Remarks on the Adoption of UNSC Resolution 2016 on Libya

Susan E. Rice
U.S. Permanent Representative to the United Nations, U.S. Mission to the United Nations
Security Council Stakeout
New York City
October 27, 2011

Ambassador Rice: Good morning, everyone. We are quite pleased that the Security Council has unanimously passed Resolution 2016, terminating the protection of civilians and no-fly zone authorizations that were contained in historic Resolution 1973. This has been quite an extraordinary period of activity for the Security Council, as well as for the United States, NATO, and Arab partners who participated in the enforcement of Resolution 1973.

And today, many months later, we have the prospect for a free and inclusive Libya, in which the aspirations of the Libyan people can finally be realized in the wake of the transition that’s underway. We’re very concerned that, as we move forward, that the authorities make maximum effort to swiftly form an inclusive government that incorporates all aspects of Libyan society, and in which the rights of all Libyan people are fully and thoroughly respected, regardless of their gender, their religion, their region of origin, et cetera. But for the United States, and, I think, for the United Nations Security Council, this closes what I think history will judge to be a proud chapter in the Security Council’s history, and an experience where it acted promptly and effectively to prevent mass slaughter in Benghazi and other parts of the east, and to effectively protect civilians over the course of the last many months.

I’m happy to take a few questions.

Reporter: Given the level of pushback by Russia on Syria citing the Libya precedent, how long do you think this grudge is going to go on? How long is it going to be before the Security Council can take action on Syria?

Ambassador Rice: I don’t think there’s the relationship that some wish to ascribe between Libya and Syria. The fact is, these are different countries and, in different countries, certain members of the Security Council have differing interests. I think that the effort to use Libya as an excuse not to act in other contexts is not a fair one or an accurate one.

You will recall that there was no member of this Council that voted against Resolution 1973. And indeed, it was very clear, as we discussed and negotiated Resolution 1973, what the authorization of the use of force to protect civilians would entail. And we discussed it very concretely and plainly -- we described thoroughly that this would entail active use of air power and air strikes to halt Qadhafi forces that were engaged in offensive actions against its people. And so there was no question that the members of the Security Council knew what they were voting for.

Now, undoubtedly, as this unfolded and occurred over the course of some months, there were those that found increasingly uncomfortable what it was they had agreed to. But to suggest that somehow they were misled is false. And if it is their judgment now that, for whatever reason, they are not prepared to respond effectively and robustly to the crisis underway in Syria, then they ought to be straightforward about the reasons for that and not use Libya as an excuse.

Reporter: Ambassador, if it was envisioned that weapons would be dropped to the rebels by members of the Security Council…the South African ambassador just said that he believed those weapons are now proliferating and are part of the problem in Libya. Do you agree?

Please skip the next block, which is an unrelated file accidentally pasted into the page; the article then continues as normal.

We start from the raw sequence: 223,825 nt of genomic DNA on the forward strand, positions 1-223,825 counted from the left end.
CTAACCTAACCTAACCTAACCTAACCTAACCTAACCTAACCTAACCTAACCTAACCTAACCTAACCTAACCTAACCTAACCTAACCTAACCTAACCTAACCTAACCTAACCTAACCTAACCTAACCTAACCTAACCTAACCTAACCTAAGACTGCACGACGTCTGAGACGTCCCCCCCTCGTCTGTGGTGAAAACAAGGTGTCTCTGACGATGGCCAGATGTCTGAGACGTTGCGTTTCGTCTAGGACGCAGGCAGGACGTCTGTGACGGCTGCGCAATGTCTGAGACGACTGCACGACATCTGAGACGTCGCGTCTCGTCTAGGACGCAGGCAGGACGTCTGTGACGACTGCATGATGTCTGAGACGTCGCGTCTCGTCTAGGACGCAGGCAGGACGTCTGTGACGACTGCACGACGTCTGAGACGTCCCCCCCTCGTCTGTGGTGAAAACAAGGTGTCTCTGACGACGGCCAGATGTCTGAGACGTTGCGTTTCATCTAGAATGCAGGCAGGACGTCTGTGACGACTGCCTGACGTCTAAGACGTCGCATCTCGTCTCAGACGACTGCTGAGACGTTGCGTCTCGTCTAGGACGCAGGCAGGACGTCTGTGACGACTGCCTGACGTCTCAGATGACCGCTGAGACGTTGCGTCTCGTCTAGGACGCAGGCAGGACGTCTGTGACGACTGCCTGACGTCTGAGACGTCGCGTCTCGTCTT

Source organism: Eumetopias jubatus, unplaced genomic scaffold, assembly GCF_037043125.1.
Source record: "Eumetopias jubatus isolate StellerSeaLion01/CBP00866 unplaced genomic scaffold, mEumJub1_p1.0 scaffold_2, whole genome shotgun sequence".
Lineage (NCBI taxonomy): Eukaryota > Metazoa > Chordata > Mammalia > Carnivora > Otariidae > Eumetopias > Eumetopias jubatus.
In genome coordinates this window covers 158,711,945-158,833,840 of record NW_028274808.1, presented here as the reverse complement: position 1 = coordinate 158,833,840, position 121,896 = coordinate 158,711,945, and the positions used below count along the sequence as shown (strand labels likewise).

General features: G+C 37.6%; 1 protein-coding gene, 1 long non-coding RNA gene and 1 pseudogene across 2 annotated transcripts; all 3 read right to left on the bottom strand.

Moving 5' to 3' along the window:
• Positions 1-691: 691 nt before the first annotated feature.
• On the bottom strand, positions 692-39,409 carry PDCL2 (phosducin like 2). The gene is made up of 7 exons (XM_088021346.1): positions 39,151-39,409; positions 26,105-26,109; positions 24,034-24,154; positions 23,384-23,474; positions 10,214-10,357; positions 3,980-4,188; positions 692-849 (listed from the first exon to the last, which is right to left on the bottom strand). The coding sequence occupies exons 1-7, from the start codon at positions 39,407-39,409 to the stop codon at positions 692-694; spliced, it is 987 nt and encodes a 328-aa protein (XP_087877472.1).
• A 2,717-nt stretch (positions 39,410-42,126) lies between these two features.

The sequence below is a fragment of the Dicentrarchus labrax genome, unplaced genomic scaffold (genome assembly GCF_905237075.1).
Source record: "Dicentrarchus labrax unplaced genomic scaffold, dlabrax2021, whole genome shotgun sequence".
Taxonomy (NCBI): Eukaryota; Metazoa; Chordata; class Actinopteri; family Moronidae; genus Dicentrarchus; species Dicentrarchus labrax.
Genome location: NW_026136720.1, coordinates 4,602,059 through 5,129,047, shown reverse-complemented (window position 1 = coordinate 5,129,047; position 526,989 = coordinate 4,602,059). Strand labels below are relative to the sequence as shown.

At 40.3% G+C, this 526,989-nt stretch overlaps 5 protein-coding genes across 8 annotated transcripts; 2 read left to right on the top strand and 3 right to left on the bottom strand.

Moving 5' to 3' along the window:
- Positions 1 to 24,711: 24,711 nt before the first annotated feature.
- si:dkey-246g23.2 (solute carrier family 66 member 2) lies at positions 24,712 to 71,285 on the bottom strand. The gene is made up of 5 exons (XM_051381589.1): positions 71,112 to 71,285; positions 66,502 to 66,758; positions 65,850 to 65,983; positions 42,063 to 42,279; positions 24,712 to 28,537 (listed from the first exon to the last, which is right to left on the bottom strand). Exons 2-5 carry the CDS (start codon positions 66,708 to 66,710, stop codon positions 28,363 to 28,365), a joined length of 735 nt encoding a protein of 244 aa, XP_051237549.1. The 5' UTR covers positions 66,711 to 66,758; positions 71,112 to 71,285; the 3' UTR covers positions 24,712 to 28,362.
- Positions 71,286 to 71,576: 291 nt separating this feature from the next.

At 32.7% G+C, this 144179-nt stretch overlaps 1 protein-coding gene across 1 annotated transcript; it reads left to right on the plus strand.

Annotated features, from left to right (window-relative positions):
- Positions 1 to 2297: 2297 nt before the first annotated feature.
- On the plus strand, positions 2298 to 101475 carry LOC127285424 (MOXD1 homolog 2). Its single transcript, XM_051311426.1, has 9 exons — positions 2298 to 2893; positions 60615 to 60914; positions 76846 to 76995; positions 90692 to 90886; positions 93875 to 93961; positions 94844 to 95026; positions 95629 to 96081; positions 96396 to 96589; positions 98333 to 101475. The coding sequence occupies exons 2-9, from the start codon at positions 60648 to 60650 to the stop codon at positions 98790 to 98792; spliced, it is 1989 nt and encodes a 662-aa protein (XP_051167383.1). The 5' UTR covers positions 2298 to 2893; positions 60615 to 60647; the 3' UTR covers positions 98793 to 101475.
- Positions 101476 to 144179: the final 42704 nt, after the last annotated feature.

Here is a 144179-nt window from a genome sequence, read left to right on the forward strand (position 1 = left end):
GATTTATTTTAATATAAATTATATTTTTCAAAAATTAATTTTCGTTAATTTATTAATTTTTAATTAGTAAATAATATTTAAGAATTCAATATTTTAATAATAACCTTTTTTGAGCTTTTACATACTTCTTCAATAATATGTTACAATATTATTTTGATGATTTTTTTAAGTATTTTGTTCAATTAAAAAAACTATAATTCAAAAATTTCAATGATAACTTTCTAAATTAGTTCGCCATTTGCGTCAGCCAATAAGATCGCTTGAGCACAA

Ambassador Rice: I don’t know anything about weapons being dropped. I know the United States did not provide any weapons to anybody in Libya. And I also would note that to the extent that weapons may have been provided by others, that was not precluded by Resolution 1973. And, obviously, we’re all concerned about the importance of maintaining the weapons arsenals that Qadhafi’s regime amassed and to limit the risk of MANPADS, chemical and biological weapons, if there are biological weapons, any other significant weapons, not falling into the wrong hands.

Reporter: There have been reports that South African agents are protecting the son of Qadhafi along the border. If these are in fact true, I mean, does this mean that the U.S. is going to follow up, given the amount of moralizing by South Africa on the mission?

Ambassador Rice: I’ve not heard those reports and I can’t comment on their veracity. I’m sure South Africa, as a responsible member of this Council and the international community, would want to ensure that its nationals are acting in accordance with Council resolutions. And Council resolutions, at this stage, would require that, first of all, that these people are not supposed to be crossing borders, as there are travel bans on many of them. And secondly, in the particular case of Saif al-Islam, he is wanted by the International Criminal Court, to which, I believe, South Africa and others are signatories.

Reporter: About the killing of Qadhafi by the Libyan people, what do you think of the killing of…?

Ambassador Rice: Well first of all, I think we’re all still unsure of what the precise facts of the circumstance of his death were. We welcome that the NTC has said that they will conduct an investigation into that, and we think that’s necessary and important. As President Obama said the other night, nobody likes to see anybody meet an end as bloody as Qadhafi’s was. But I think the most important thing, in addition to a significant and serious investigation, is looking to the future and all of Libyan society putting what has been, in many, many respects, a tragic and bloody past behind them. And moving together towards creating an inclusive, democratic state in which all Libyan people of all backgrounds have a future and have an opportunity to participate. Thank you.